One weekend ago, a school teacher was fitted with futuristic bionic arm technology. She revealed that her entire life had changed after being struck by shock. Her two children were taken in to say good-bye. 

Kath Tregenna (47), a teacher at The International School of London developed a fever during a class on Friday, November 2019. She left the classroom in the early hours of the morning ‘thinking she had the flu’. 

The primary school teacher told Lorraine on Wednesday that when her symptoms didn’t improve over the weekend, she called NHS 111 for help and the call handler spotted signs of sepsis and immediatly called an ambulance. 

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Primary school teacher Kath Tregenna , from London, developed 'flu-like symptoms' in November 2019 while in the classroom and two days later was rushed to hospital with sudden septic shock - doctors were forced to amputate all four of her limbs

Kath Tregenna, a primary school teacher from London, was struck with flu-like symptoms in November 2019. She developed the illness while teaching in the classroom. Two days later, she was taken to hospital and diagnosed as having sudden septic shock. Doctors had to amputate her four limbs.

The teacher, 47, said her two young children have had 'the most horrendous time' since she fell ill, and were brought into the hospital to say goodbye to their mother after she suffered multiple organ failure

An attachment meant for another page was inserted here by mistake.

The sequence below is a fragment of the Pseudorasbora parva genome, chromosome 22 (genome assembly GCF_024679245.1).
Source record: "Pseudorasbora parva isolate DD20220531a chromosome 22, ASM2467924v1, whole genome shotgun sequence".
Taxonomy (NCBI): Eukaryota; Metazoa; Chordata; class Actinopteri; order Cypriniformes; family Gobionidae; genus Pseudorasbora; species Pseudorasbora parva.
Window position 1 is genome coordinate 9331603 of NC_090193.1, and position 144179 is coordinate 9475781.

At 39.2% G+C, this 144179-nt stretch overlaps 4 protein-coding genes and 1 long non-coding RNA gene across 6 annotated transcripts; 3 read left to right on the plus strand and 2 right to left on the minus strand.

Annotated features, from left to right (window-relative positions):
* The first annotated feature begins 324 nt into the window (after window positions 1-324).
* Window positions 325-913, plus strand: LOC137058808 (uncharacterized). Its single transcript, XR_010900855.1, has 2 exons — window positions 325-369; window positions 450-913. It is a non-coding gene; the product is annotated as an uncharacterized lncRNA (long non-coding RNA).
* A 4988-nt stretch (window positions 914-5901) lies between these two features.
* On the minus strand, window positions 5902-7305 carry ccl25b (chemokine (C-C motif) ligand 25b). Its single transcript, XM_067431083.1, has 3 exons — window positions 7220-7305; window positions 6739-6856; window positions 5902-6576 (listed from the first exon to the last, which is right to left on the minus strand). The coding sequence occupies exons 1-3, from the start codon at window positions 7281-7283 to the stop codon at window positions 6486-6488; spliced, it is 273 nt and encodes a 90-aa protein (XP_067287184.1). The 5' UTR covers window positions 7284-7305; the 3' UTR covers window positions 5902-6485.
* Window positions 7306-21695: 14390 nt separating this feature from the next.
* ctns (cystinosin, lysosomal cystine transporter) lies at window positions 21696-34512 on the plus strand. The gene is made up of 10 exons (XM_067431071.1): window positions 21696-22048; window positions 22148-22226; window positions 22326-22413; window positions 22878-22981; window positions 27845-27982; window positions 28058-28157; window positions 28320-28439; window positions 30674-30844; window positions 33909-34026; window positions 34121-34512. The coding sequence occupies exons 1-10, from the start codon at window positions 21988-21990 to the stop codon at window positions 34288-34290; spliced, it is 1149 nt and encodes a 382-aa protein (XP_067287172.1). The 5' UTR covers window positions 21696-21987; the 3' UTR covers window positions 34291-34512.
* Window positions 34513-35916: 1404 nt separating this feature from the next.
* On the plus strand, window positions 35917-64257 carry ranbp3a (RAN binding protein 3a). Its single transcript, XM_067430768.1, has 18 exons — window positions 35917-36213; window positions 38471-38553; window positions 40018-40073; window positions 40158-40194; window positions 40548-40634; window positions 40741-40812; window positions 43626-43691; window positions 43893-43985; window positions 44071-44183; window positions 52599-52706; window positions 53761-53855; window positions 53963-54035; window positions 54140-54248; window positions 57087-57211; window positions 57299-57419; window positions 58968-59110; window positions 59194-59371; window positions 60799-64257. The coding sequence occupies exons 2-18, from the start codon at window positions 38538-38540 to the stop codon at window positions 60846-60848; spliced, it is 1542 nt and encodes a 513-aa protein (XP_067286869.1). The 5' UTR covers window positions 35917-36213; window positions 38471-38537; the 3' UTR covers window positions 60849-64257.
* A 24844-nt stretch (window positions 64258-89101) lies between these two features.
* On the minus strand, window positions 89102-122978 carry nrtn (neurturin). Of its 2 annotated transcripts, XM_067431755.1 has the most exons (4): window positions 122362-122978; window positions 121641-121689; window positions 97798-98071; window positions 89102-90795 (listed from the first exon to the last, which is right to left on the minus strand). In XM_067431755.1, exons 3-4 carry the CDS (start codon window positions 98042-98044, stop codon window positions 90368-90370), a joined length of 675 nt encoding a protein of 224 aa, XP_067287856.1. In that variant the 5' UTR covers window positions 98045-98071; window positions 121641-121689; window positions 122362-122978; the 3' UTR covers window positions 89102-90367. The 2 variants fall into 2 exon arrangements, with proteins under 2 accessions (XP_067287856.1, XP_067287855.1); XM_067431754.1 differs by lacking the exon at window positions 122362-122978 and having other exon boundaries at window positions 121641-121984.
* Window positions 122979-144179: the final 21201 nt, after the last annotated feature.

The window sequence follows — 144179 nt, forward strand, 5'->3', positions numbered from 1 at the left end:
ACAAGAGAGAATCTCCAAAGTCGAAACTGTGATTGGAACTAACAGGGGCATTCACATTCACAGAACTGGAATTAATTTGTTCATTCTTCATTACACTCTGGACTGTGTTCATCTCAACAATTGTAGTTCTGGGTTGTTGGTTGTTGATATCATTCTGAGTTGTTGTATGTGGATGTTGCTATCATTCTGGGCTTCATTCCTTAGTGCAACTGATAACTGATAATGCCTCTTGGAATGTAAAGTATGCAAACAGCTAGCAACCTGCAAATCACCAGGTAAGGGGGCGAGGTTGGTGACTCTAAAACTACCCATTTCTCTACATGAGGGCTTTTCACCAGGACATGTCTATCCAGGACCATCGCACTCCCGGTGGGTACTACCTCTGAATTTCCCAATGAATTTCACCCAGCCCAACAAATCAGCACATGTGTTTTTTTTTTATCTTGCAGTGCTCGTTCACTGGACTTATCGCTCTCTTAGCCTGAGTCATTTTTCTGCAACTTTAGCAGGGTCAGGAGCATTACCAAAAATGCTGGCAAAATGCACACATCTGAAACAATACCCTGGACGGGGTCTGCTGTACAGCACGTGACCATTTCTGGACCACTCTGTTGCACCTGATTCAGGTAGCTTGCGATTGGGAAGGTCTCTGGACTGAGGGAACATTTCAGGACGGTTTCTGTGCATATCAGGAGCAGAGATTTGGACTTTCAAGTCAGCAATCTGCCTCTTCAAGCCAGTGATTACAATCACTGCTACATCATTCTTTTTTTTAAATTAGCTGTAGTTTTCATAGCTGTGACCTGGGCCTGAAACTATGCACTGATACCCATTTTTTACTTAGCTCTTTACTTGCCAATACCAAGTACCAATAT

47 year old teacher said that her young children had experienced “the worst time” since her illness. Her two daughters were brought to the hospital for their final goodbyes to their mother, after she died from multiple organ failures.

The 3D bionic hands are expensive and unavailable on the NHS - but Tregenna said her pupils helped fundraise almost £30,000 to buy them from a Bristol-based company

The 3D bionic hands are expensive and unavailable on the NHS – but Tregenna said her pupils helped fundraise almost £30,000 to buy them from a Bristol-based company

Tregenna stated that Tregenna called 111 on Sunday to get an ambulance. This could have saved my life. I was rushed to hospital, and that same evening I had multiple cardiac arrests and multiple organ failure. It happened so quickly.

To stop further spread of the infection, the doctors amputated her both legs below the knee and both of her arms below the elbow.

When she contracted the disease, the mother of two was teaching elementary school students at London’s International School of London in the West. She has struggled to return to work ever since.  

Lorraine was told by her: “It’s difficult to accept. It’s a mother, and I always wanted to be active as a mom. I also loved to teach and was eager to return to the classroom. 

She was initally prescribed prosthetic arm hooks but later fundraised enough money – almost £30,000 – to help pay for a pay of Hero Arms from Bristol tech company, Open Bionics.

The teacher told Lorraine: 'I'm a mum, I wanted to be an active mum and I loved teaching and I was determined to get back in the clasroom.'

Lorraine was told by the teacher that she is a mother and wanted to be active. Lorraine also loved teaching, so it was clear to her that Lorraine would like to return to the classroom.

The London-based teacher said she removes the arms to hug her children but that they've enabled her to carry out everyday tasks including gripping a mug of tea